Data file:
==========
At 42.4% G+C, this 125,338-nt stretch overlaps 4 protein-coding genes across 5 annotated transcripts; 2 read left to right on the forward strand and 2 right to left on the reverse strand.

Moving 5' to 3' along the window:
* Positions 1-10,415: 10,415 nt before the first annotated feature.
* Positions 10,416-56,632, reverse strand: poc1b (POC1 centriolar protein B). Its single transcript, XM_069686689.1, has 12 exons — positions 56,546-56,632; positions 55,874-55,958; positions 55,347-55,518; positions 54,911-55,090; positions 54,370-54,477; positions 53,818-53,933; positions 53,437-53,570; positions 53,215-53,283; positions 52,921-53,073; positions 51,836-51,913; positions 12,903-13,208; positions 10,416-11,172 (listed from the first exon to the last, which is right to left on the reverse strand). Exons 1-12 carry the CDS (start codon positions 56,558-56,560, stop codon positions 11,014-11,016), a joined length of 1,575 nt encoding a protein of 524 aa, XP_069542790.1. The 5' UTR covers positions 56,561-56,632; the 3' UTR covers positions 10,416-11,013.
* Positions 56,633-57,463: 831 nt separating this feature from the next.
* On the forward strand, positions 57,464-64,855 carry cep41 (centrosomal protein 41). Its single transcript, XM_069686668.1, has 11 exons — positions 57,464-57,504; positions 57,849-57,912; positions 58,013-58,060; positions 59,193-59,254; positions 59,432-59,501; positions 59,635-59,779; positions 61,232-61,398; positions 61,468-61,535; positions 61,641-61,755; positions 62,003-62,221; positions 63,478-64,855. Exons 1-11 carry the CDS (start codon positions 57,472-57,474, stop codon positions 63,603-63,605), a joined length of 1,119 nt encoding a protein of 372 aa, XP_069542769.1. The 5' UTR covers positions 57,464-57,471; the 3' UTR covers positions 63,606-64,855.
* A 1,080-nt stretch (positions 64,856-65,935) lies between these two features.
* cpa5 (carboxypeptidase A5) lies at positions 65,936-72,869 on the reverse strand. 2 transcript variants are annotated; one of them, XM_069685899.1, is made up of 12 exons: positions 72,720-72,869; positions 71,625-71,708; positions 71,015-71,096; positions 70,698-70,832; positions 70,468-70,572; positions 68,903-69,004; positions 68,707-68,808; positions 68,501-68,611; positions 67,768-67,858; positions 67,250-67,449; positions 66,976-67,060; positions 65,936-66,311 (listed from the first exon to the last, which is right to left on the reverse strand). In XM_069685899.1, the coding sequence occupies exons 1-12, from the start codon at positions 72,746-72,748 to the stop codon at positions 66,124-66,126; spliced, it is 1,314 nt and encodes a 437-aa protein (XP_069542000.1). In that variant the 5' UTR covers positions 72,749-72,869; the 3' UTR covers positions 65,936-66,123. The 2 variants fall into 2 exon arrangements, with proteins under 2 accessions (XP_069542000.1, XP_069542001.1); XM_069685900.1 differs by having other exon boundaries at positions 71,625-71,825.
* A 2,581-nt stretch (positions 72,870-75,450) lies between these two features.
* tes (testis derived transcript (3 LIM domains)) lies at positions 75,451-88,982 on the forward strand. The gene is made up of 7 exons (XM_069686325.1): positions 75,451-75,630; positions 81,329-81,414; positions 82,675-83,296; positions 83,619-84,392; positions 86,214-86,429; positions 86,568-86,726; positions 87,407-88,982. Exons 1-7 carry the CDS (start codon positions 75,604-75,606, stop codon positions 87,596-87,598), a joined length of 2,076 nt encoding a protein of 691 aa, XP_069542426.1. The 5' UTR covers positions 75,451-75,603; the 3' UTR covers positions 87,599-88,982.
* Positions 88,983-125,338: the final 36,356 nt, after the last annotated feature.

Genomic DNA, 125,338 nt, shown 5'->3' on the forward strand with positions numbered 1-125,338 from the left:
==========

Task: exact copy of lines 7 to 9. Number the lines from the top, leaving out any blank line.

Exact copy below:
* A 1,080-nt stretch (positions 64,856-65,935) lies between these two features.
* cpa5 (carboxypeptidase A5) lies at positions 65,936-72,869 on the reverse strand. 2 transcript variants are annotated; one of them, XM_069685899.1, is made up of 12 exons: positions 72,720-72,869; positions 71,625-71,708; positions 71,015-71,096; positions 70,698-70,832; positions 70,468-70,572; positions 68,903-69,004; positions 68,707-68,808; positions 68,501-68,611; positions 67,768-67,858; positions 67,250-67,449; positions 66,976-67,060; positions 65,936-66,311 (listed from the first exon to the last, which is right to left on the reverse strand). In XM_069685899.1, the coding sequence occupies exons 1-12, from the start codon at positions 72,746-72,748 to the stop codon at positions 66,124-66,126; spliced, it is 1,314 nt and encodes a 437-aa protein (XP_069542000.1). In that variant the 5' UTR covers positions 72,749-72,869; the 3' UTR covers positions 65,936-66,123. The 2 variants fall into 2 exon arrangements, with proteins under 2 accessions (XP_069542000.1, XP_069542001.1); XM_069685900.1 differs by having other exon boundaries at positions 71,625-71,825.
* A 2,581-nt stretch (positions 72,870-75,450) lies between these two features.